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Alexander Henry's Hen

by Irene Craig

Manitoba Pageant, January 1957

This article was published originally in Manitoba Pageant by the Manitoba Historical Society on the above date. We make this online version available as a free, public service. As an historical document, the article may contain language and views that are no longer in common use and may be culturally sensitive in nature.

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As soon as she was old enough to lay, she startled the prairie with her cackle! Her's was the first to be heard here. Furthermore it was important enough to be recorded in Alexander Henry's diary. On March 29, 1808 he tells us, "I brought a cock and two hens last summer from Fort William. One of the hens died last fall and the other began to lay today."

She was a good hen, too. Even after that trying trip of thirty days when the time came, she laid regularly. On April 19th Henry records, "My hen having laid 12 eggs appeared inclined to hatch so I put them under her." Then, "May 8th - Out of 12 eggs, my hen hatched 11 chicks." As soon as her first brood was able to fend for themselves she began to lay again.

Food was plentiful. Life was gay. In January, Henry had noted, "Buffalo in great abundance. Filled the ice house with ice and fresh meat." Still, we gather, he felt thwarted about omelettes! When (bless her little heart) in June, when he was transplanting a few cabbages that had escaped the grasshoppers, he records, "On the 25th my hen began to lay again. All her chicks are now well grown." Any day now!! But - again, "July 9th - My hen having laid 12 eggs and appearing inclined to set I put them under her." Still no eggs for breakfast!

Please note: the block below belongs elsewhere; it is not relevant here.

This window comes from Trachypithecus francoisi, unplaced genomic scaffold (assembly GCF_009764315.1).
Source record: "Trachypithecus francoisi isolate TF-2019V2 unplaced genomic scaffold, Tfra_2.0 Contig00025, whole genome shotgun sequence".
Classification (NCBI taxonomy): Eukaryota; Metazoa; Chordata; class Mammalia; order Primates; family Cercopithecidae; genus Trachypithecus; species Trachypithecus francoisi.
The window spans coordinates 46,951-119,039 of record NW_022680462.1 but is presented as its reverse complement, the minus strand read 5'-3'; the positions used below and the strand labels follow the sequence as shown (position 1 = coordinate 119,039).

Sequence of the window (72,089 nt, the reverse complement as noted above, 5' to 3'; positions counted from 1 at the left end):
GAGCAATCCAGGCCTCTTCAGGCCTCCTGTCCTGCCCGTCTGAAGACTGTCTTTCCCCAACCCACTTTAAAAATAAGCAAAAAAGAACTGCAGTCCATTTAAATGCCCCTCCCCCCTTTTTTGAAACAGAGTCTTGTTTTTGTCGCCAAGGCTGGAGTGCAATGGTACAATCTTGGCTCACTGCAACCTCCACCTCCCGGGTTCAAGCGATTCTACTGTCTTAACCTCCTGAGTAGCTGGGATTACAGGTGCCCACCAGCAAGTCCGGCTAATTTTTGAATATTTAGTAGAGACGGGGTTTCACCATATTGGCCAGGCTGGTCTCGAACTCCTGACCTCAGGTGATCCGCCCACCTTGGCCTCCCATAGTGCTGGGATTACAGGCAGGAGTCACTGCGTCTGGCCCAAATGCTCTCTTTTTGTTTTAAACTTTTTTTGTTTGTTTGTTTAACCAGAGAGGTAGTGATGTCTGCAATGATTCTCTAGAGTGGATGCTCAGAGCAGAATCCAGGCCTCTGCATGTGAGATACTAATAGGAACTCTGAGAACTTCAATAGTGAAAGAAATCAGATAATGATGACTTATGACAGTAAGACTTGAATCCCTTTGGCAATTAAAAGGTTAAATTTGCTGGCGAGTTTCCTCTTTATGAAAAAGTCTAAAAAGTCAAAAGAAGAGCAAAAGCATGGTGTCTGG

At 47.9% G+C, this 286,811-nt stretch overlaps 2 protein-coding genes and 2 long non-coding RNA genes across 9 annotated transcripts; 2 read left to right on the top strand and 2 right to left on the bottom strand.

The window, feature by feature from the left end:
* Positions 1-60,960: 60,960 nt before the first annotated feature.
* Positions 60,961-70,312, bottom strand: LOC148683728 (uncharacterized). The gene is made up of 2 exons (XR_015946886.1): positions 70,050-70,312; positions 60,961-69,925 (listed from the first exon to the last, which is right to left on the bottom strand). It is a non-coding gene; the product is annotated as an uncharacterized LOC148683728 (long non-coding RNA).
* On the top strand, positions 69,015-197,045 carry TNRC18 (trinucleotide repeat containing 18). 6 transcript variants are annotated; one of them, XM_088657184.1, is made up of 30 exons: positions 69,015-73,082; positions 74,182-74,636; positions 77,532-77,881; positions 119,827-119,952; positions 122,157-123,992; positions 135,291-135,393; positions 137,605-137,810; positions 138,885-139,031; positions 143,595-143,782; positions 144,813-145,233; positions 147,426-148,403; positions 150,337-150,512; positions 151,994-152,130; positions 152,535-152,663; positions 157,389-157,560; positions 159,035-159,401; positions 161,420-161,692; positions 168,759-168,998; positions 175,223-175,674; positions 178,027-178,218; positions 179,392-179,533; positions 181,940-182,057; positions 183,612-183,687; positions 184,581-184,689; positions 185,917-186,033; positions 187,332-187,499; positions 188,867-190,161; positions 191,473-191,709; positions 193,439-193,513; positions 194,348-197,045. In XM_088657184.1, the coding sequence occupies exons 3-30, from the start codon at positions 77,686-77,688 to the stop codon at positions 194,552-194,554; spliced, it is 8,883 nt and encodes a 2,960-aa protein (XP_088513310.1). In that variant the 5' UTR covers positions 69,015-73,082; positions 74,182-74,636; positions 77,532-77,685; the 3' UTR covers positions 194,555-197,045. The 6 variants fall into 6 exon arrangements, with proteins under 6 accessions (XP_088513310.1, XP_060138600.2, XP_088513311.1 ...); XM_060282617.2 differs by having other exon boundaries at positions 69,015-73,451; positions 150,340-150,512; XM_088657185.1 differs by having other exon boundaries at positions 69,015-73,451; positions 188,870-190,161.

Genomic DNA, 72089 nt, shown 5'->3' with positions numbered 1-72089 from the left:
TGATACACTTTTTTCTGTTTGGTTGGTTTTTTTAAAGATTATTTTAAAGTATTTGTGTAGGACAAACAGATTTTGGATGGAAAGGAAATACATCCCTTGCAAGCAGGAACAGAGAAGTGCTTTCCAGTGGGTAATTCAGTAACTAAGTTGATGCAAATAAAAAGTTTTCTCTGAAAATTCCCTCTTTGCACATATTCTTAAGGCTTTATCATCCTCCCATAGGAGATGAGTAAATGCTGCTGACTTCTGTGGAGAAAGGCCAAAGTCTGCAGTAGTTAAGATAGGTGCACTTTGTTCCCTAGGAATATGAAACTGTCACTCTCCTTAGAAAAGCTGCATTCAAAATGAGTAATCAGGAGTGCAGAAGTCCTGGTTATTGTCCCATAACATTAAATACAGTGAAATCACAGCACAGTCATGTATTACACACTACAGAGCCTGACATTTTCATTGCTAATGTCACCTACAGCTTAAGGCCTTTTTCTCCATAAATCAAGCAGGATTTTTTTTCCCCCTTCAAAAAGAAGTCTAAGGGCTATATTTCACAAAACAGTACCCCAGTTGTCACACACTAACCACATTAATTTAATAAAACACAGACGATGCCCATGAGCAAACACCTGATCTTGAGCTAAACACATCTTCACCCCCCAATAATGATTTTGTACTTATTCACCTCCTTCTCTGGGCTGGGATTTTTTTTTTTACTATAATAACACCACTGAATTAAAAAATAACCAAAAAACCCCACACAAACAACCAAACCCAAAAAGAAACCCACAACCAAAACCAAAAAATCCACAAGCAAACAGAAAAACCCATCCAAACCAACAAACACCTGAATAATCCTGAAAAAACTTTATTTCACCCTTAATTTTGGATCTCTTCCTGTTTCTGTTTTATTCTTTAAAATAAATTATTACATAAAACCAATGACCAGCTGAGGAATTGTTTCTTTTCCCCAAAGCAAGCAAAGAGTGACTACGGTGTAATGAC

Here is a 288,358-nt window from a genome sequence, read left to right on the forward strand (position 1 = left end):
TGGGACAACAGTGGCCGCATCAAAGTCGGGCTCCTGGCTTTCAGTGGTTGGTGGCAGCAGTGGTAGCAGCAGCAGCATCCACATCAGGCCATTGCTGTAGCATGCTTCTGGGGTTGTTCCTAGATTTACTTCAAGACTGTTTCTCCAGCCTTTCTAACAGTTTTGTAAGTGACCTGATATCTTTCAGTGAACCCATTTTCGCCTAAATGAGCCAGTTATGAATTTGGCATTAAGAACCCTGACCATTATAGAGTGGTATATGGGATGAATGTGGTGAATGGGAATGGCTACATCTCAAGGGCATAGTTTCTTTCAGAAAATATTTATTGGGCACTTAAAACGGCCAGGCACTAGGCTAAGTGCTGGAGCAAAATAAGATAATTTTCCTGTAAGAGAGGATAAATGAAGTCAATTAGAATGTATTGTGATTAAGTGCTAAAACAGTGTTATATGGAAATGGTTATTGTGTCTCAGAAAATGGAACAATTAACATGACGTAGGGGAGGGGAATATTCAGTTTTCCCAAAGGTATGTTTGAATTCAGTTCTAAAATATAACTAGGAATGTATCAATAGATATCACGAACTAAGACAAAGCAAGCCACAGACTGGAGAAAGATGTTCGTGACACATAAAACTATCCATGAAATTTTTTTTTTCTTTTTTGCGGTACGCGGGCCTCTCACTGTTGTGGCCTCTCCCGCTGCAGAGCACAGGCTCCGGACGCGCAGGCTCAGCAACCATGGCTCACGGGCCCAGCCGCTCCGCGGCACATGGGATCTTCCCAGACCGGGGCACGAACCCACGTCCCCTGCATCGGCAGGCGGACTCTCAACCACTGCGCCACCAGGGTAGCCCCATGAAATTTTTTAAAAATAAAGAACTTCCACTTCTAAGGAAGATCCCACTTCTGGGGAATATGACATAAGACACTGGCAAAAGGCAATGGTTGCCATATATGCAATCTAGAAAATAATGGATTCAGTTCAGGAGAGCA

All this activity took place in the Red River Valley when Alexander Henry, the early fur trader and explorer, was at Pembina. He was the nephew of the earlier Alexander Henry who survived the massacre at Michilimackinac during Pontiac's uprising, 1763. July 28th the record saddens, "My hen hatched only 7 chicks out of 12 eggs. I now have a flock of 18 large and small." This boast must have been made after he'd pilfered a couple of cockerels from poor Biddy, for the stew pot.

Ten days later - "Monday, August 8, 1808 bid adieu to Panbian (Pembina) River. Set out for Fort Vermilion (on the Saskatchewan River). Terrible squall, thunder, lightning, heavy shower. My tent was blown down. Passed wretched night. Wet to the skin. Next day found abundance of excellent raspberries, just ripe." Small comfort to an hysterical mother hen with seven helpless chicks - to say nothing about the rest of the flock. They passed The Pas on the way to Fort Vermilion, where they wintered.

"October 6, 1809 - Gathered all my turnips. About 50 bushels, very large and of excellent quality." Busy, busy, busy! Then, on January 1, 1810 he gave a New Year's dance, and the very next day (it may have been the music), he records, "January 2 - One of my hens has begun to lay. I got the first egg this morning." Big girl now, this proud little pullet!

Never a dull moment! Spring in the air - again they are on the move. "April 25th 9 A.M. scouts set off for Terre Blanch (a new post)." On May 31st the whole outfit followed. "At ten we all mounted and abandoned Fort Vermilion, leaving our ice house open, containing about 400 limbs of buffalo still frozen. We formed a cavalcade of 44 horses, 60 dogs, 12 men, 6 women and 1 blind man." Poultry not even mentioned. Tut! Tut! Mr. Henry.

Flash! Cackle! "June 4th - One of my hens has laid an egg."

Page revised: 14 June 2009

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